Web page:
How do I know it’s spring in NYC? Well, the pollen, the tulips and the leafing trees are a dead giveaway, but mostly I know it’s spring because the fruit vendor across the street is back again.
This fruit vendor disappears around the end or middle of November when the weather starts to get really cold. Their prices are good. The fruit is usually quite fresh and tasty. Most mornings they are set up by at least 8:00. They catch the workers heading to the bus stops, and the occasional parent shuttling kids off to school. Throughout the remainder of the day the fruit vendor’s customers are gleaned from the sidewalk traffic. Joggers stop to purchase a banana, mothers strolling with toddlers take a few minutes to let the little one decide which fruit they want to munch before taking their afternoon nap.Being a sidewalk fruit vendor means that the business must be set up every morning and then taken down again in the evening. It’s an arduous task that I observe every day, and every day it is the same. The products are carried from the truck to the sidewalk. Then the cart is offloaded by the husband and wife team. The fruit is arranged on the cart with everything having its designated location. Plastic containers of berries, the most perishable of the fruit, are stacked in the front. Bananas are placed on the side of the cart with apples, oranges and mangoes arranged in almost the same place every day.
On another corner, across the street from the fruit stand, is a hotdog vendor. She is a one woman operation and her stand is pretty much set up year-round. Even in the freezing temperatures of winter she pulls her wagon out onto the street from a truck, turns on the propane stove to heat the hotdogs and she’s ready fro business. Her cart is divided with hot and refrigeration. She has cold drinks, chips and a few of the local kid’s favorite candies.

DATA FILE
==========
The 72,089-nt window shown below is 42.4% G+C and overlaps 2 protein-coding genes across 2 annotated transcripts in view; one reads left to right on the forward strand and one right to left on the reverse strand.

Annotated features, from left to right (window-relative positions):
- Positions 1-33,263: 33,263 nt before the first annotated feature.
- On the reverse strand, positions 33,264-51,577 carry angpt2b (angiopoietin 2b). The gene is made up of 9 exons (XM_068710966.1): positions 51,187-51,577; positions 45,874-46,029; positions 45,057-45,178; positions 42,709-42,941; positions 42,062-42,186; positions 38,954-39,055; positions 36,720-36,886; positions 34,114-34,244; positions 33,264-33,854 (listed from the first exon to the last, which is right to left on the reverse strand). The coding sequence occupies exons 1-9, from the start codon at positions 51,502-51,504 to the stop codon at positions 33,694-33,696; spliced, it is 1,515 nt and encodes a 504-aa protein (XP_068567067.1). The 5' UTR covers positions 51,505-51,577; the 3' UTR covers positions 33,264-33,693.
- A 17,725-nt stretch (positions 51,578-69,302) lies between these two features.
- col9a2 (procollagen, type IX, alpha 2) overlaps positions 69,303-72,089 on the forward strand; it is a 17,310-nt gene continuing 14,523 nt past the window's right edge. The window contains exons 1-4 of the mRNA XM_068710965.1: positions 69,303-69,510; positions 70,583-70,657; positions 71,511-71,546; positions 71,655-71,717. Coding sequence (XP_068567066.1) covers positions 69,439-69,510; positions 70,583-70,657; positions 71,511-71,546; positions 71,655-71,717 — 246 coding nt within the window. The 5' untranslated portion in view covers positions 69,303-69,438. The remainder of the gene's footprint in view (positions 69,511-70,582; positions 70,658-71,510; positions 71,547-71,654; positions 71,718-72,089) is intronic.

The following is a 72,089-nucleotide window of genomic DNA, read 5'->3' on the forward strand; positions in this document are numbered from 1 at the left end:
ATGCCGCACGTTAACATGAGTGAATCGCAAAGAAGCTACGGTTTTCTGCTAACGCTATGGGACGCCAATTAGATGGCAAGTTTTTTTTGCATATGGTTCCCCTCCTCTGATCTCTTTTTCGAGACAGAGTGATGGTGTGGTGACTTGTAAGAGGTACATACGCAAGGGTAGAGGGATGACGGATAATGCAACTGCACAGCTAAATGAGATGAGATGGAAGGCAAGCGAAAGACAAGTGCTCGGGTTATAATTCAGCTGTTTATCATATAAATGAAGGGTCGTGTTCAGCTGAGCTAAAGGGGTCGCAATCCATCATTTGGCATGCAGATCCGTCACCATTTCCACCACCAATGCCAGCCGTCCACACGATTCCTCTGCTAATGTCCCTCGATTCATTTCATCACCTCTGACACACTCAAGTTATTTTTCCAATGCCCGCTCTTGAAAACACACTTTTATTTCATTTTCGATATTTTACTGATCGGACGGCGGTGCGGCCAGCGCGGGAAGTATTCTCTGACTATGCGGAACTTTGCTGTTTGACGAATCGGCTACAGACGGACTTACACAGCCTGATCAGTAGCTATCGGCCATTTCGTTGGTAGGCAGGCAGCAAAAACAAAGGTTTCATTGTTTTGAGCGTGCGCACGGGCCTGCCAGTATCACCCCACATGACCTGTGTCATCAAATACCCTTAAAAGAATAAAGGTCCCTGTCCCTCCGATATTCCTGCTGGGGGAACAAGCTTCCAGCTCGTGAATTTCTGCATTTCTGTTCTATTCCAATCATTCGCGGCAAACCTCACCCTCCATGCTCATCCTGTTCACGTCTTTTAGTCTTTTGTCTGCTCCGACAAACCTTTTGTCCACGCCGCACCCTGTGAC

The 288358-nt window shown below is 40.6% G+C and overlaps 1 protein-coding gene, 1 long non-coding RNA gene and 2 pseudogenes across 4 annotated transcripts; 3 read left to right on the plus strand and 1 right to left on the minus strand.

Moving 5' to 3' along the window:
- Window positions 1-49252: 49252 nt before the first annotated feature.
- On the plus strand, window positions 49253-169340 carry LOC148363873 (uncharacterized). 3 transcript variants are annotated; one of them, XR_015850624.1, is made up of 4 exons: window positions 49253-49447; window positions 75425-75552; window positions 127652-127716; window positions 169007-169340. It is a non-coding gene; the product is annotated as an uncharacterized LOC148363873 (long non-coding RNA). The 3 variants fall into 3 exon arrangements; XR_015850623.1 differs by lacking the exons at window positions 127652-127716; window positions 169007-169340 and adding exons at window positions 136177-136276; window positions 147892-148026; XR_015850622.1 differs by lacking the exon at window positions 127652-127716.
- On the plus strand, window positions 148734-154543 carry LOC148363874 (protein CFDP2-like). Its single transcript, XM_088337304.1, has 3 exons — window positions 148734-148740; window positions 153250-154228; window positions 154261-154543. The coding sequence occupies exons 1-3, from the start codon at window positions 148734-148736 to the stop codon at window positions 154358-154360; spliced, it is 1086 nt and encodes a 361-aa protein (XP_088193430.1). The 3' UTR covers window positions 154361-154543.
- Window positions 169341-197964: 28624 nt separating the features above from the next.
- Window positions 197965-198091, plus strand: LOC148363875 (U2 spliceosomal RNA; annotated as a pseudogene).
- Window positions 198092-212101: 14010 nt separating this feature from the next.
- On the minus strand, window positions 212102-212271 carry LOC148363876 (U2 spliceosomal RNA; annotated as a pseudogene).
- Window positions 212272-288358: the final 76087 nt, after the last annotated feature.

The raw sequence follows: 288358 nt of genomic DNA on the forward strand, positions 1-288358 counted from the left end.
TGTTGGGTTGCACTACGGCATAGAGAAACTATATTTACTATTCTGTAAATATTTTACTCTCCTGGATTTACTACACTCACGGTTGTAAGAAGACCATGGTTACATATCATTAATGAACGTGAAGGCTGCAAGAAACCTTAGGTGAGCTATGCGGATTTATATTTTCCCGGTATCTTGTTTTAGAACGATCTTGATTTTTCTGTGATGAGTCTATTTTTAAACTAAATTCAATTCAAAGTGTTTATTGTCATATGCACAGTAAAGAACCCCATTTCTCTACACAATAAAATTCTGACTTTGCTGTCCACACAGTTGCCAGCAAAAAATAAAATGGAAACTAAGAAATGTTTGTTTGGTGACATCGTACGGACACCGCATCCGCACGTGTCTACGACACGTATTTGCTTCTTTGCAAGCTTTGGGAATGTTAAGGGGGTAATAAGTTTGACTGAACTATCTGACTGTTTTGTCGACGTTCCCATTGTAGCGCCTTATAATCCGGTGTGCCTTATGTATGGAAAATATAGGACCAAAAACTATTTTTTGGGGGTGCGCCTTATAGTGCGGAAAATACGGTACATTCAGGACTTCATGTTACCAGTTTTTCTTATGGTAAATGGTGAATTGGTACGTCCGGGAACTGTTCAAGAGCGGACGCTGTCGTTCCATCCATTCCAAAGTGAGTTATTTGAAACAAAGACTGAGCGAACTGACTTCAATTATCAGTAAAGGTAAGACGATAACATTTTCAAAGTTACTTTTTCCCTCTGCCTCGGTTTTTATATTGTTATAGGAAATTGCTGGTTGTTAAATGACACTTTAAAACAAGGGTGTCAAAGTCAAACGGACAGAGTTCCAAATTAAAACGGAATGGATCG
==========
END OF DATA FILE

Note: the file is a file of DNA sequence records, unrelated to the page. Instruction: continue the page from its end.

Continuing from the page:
Some days it appears as though she is hosting a gathering. One of the women who regularly collects cans and bottles in the neighborhood, frequently stops by to have a bite to eat and to pass the time with the hotdog lady. Many times during the day a small lunch or an early dinner crowd will gather for a snack and to chit-chat. Taxi cab drivers stop for a quick meal on the run, and when the schools let out at 3:00 lots of people hang around the hotdog lady drinking a soda and eating a hotdog with mustard.
Though there is usually no socializing at the fruit stand, the owner is a very sweet, friendly woman. She keeps her stand very orderly and is constantly fiddling with the arrangements of her goods. One of her main concerns is keeping the direct sun from hitting the fruit.
Then there are those summer days when the weather is totally unpredictable, when the rain, the wind and the torrents of rushing water forces vendors to take cover. The fruit vendor’s truck is usually parked nearby, though not always this close, but is a good place to duck-in-out of the really nasty weather.
The hotdog lady is always prepared for bad weather. If the wind is really strong she pushes her hotdog stand next to the corner building. Though if it’s simply raining, she attaches a plastic tarp to her umbrella and carries on with business as usual. Even in a downpour a taxi will stop for a quick snack. She gladly accommodates her customers and sometimes there will be two, perhaps three of her regulars huddled with her under the tarp.
In the morning before the hotdog lady has unloaded her stand, the early morning summer sun shines along the quiet street, casting a lovely warm light along the sidewalk. It’s a peaceful scene, a scene that beckons a street vendor, a hungry passerby, a lonely member of our society, come sit for a while, this is our village, tell me how is your day.
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